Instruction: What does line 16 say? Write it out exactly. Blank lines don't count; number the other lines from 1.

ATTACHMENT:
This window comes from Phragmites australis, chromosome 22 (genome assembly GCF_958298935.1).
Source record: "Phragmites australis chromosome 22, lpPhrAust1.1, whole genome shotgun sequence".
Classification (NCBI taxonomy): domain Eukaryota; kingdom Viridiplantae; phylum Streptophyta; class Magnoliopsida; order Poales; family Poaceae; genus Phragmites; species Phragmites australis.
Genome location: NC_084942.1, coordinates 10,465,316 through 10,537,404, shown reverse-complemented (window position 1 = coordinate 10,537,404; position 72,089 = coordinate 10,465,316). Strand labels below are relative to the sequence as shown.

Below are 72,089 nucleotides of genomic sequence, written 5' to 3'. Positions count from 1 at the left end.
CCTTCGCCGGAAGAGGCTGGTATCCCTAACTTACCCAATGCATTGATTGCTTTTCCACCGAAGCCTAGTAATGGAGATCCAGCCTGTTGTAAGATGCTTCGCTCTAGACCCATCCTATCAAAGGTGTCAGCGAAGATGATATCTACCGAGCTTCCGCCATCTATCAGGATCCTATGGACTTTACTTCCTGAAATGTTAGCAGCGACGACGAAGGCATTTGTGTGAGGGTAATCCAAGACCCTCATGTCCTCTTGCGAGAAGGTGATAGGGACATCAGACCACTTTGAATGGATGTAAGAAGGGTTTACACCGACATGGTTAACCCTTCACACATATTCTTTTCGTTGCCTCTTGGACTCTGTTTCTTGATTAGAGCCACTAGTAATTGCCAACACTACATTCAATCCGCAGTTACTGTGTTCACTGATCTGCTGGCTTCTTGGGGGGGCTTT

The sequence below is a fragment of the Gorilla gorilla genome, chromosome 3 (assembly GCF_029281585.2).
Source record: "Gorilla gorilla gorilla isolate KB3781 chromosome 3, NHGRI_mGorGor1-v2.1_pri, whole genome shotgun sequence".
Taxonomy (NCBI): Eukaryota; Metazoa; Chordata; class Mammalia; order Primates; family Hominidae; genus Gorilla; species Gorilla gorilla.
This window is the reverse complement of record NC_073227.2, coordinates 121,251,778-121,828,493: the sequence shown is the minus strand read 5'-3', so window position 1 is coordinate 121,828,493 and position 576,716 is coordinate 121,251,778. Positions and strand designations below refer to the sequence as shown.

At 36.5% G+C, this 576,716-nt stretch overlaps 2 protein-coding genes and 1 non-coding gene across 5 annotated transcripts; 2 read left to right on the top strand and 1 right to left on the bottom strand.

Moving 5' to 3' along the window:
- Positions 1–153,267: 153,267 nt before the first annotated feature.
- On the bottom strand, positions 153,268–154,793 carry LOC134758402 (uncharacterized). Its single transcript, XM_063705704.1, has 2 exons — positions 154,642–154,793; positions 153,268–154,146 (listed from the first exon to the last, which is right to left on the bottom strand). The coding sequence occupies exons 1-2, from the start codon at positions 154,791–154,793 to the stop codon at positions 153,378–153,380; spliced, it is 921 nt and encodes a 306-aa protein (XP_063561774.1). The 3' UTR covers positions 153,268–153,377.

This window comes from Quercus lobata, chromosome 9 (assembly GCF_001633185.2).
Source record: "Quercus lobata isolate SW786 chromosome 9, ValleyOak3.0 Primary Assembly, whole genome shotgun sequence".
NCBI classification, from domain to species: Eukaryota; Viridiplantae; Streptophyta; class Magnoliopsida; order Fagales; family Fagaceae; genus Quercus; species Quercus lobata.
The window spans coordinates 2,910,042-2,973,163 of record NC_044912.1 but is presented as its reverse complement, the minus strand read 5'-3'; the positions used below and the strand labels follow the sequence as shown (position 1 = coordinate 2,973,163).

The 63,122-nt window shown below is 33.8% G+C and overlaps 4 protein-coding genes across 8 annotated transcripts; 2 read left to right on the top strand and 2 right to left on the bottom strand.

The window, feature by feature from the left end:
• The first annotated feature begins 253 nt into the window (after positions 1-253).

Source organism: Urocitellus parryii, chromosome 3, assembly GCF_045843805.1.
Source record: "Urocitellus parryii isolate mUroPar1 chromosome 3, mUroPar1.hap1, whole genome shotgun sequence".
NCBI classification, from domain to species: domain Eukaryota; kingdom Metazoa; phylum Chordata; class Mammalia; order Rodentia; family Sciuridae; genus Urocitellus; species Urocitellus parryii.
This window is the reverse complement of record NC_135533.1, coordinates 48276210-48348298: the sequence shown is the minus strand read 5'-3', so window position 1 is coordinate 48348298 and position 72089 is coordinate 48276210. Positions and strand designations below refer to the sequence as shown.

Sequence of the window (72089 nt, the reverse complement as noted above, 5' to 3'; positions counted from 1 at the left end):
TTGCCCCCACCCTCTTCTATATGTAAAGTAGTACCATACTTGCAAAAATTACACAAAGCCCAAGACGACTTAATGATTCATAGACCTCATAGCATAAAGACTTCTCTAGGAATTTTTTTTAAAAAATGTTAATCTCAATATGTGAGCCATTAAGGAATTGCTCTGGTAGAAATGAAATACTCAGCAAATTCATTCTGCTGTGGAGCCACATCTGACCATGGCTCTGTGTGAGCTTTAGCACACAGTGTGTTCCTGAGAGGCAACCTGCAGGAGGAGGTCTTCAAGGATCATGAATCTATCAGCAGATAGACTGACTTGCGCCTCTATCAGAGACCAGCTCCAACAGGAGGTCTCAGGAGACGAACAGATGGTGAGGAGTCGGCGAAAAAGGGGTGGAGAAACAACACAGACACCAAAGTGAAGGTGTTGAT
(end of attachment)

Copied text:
Source record: "Quercus lobata isolate SW786 chromosome 9, ValleyOak3.0 Primary Assembly, whole genome shotgun sequence".